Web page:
Welcome to the first blog hop of 2014! Happy Imbolc (“in the belly,” the Irish holiday in honor of lambing), Happy Brigid’s Day, and Happy Candlemas! Or if you prefer, happy Groundhog’s Day!
To Catholics, Brigid is St. Brigid, and you can read about her at Catholic Encyclopedia. But to me, Brigid is a goddess. To read about her, try Encyclopedia Mythica. She is a goddess of smithcraft and martial arts, poetry, and healing…which leads us to…Dostoevsky? Well, just for a second.
The first gift my ex-husband ever gave me, before we even began dating, was a copy of Dostoevsky’s Notes from Underground. Inside the front cover, he wrote, “To Bonnie the Rationalist: Read it and weep!” He called me a rationalist because I was so doggedly logical in my arguments with him. And as a rationalist, Notes from Underground never made a bit of sense to me. Yet, intuitively, it makes no sense either — it just left a bad taste in my mouth. (So does Crime and Punishment, for that matter.)
Here’s my point, and I promise this will relate (eventually!) back to healing, creativity, and tarot, and even to Brigid. My point is this. It doesn’t matter whether I look at Notes from Underground as a rationalist OR as an intuitive. Either way, the book sucks (in my opinion, which I am entitled to, this was NOT Dostoevsky’s best book). And so often this is the case…not that a great writer could write a terrible book…but that logic and intuition lead us to the same conclusion. They are like yin and yang; each contains the other; and for healing, we must have BOTH, without fail. Again, in my opinion. Here’s an example: A good doctor needs to know your history, because little bits of information from that history can foster intuitive leaps — and the doctor can (or may) figure out how those bits of information were actually linked later, using logic and science.
Both intuition and logic, or science for that matter, can be wrong, of course. But we often don’t accept that possibility, do we? We come to the conclusion that we come to, using our favorite method, either intuitive or rational, and THEN we deploy the other method, the one we didn’t use in the first place, to give our conclusion a little extra support. So the second method is inherently biased by the conclusions arrived at by the first method.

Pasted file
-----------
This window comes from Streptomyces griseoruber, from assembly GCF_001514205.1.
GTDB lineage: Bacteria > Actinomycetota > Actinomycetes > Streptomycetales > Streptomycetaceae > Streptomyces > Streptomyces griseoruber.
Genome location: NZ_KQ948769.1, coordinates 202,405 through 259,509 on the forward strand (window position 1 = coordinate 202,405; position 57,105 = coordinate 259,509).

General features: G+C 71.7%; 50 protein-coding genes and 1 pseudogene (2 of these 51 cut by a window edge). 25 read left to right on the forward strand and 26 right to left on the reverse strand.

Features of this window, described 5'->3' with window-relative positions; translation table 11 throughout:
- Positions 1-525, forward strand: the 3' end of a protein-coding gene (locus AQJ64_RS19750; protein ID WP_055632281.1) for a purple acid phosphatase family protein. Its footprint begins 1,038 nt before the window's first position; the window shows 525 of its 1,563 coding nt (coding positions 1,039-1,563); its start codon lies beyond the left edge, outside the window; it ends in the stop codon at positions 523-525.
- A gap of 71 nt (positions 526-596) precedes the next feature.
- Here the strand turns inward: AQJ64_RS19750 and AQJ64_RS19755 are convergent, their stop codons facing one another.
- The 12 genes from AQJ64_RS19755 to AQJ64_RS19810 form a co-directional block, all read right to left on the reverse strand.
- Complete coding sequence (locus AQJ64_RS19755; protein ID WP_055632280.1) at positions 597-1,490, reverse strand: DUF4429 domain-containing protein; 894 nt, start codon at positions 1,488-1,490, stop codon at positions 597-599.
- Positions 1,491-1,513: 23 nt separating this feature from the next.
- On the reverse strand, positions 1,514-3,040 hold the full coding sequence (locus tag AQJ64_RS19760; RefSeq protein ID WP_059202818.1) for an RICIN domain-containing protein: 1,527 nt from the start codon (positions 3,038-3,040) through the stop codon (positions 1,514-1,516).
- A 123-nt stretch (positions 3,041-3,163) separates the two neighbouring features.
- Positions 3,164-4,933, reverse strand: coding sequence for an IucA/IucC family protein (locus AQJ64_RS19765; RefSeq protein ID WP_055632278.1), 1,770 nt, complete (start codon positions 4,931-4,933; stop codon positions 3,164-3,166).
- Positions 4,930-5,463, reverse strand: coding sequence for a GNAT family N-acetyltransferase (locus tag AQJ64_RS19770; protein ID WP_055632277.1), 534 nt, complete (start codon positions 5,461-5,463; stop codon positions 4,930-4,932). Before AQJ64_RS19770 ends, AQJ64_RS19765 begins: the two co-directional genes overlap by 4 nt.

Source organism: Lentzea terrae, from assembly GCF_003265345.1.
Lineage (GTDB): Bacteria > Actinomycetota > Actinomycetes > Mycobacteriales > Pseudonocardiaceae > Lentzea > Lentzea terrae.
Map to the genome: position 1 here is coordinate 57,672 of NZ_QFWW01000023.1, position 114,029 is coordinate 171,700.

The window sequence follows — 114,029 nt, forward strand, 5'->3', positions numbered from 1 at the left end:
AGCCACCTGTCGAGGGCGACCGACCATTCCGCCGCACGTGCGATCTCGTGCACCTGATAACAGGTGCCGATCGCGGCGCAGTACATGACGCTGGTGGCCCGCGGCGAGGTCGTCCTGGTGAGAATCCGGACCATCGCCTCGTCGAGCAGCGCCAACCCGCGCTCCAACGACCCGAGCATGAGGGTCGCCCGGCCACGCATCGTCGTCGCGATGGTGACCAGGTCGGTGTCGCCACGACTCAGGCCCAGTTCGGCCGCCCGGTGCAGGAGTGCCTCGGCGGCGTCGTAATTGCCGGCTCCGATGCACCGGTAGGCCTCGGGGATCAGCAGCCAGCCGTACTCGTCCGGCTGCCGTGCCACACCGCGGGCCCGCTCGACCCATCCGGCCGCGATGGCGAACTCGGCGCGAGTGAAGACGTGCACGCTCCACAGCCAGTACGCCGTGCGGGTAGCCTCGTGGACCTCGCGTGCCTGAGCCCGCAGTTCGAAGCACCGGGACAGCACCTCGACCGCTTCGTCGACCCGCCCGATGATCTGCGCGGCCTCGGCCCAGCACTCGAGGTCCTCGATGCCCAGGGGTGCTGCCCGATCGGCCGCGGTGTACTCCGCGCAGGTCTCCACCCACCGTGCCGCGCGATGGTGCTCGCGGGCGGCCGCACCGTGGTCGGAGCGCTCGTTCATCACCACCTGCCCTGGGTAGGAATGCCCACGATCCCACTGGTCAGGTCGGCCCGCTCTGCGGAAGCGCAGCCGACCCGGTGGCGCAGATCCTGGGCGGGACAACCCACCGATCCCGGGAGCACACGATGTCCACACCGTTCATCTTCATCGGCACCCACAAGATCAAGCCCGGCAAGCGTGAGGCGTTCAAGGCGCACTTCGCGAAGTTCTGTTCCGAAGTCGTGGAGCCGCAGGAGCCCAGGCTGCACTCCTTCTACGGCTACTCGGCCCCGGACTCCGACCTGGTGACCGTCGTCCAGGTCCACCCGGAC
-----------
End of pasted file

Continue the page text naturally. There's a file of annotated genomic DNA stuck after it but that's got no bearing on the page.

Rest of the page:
Now, I’m working my way to the truth here as if I were knitting a scarf, and I am a slow knitter, so please bear with me.
Nothing is true and yet everything is true. Life, and everything in it, is an illusion. And yet it also isn’t. And those two statements are simultaneously, both, totally and entirely true. And they are simultaneously, both, totally and entirely false.
Now this is the point at which my old graduate school friends would certainly jump in and call me a moral relativist. “You believe in nothing! And if you believe in nothing, what’s to stop me from murdering you right now? And what’s to stop you from murdering me?”
Well, if that isn’t the stupidest question. First, I do NOT believe in nothing. I believe in everything. Like Inspector Clouseau, I believe everyone, and I believe no one. I’m not going to murder you or anyone else, why? Not because I don’t believe murder is real! But because I’m a kind and gentle person, and I’m gentle even to rocks, and would continue to be so even if it were proven to me definitively that it makes no difference to the rock whether I handle it gently. Even if it were proven to me that the rock didn’t exist, or that I didn’t exist. What does compassion and lovingkindness even have to do with the existence of things? Nothing. Nothing at all.